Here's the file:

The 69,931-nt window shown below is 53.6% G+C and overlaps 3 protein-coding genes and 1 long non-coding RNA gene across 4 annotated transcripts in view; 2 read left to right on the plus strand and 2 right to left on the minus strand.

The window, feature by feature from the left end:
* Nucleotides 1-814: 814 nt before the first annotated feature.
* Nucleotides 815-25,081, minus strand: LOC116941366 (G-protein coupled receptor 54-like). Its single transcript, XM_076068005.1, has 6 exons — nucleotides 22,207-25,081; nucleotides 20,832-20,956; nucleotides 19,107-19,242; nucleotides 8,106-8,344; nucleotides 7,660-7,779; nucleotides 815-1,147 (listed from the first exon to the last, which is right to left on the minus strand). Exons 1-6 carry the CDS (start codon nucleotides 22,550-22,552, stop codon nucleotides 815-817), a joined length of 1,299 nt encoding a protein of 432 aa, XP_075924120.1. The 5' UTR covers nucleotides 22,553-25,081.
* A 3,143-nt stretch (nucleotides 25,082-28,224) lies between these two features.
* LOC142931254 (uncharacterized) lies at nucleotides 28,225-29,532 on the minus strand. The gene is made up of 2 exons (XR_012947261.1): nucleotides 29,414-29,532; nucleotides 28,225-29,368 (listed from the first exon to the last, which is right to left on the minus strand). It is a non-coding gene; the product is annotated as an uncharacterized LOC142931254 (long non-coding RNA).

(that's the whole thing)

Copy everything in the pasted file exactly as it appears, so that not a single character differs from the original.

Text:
The 69,931-nt window shown below is 53.6% G+C and overlaps 3 protein-coding genes and 1 long non-coding RNA gene across 4 annotated transcripts in view; 2 read left to right on the plus strand and 2 right to left on the minus strand.

The window, feature by feature from the left end:
* Nucleotides 1-814: 814 nt before the first annotated feature.
* Nucleotides 815-25,081, minus strand: LOC116941366 (G-protein coupled receptor 54-like). Its single transcript, XM_076068005.1, has 6 exons — nucleotides 22,207-25,081; nucleotides 20,832-20,956; nucleotides 19,107-19,242; nucleotides 8,106-8,344; nucleotides 7,660-7,779; nucleotides 815-1,147 (listed from the first exon to the last, which is right to left on the minus strand). Exons 1-6 carry the CDS (start codon nucleotides 22,550-22,552, stop codon nucleotides 815-817), a joined length of 1,299 nt encoding a protein of 432 aa, XP_075924120.1. The 5' UTR covers nucleotides 22,553-25,081.
* A 3,143-nt stretch (nucleotides 25,082-28,224) lies between these two features.
* LOC142931254 (uncharacterized) lies at nucleotides 28,225-29,532 on the minus strand. The gene is made up of 2 exons (XR_012947261.1): nucleotides 29,414-29,532; nucleotides 28,225-29,368 (listed from the first exon to the last, which is right to left on the minus strand). It is a non-coding gene; the product is annotated as an uncharacterized LOC142931254 (long non-coding RNA).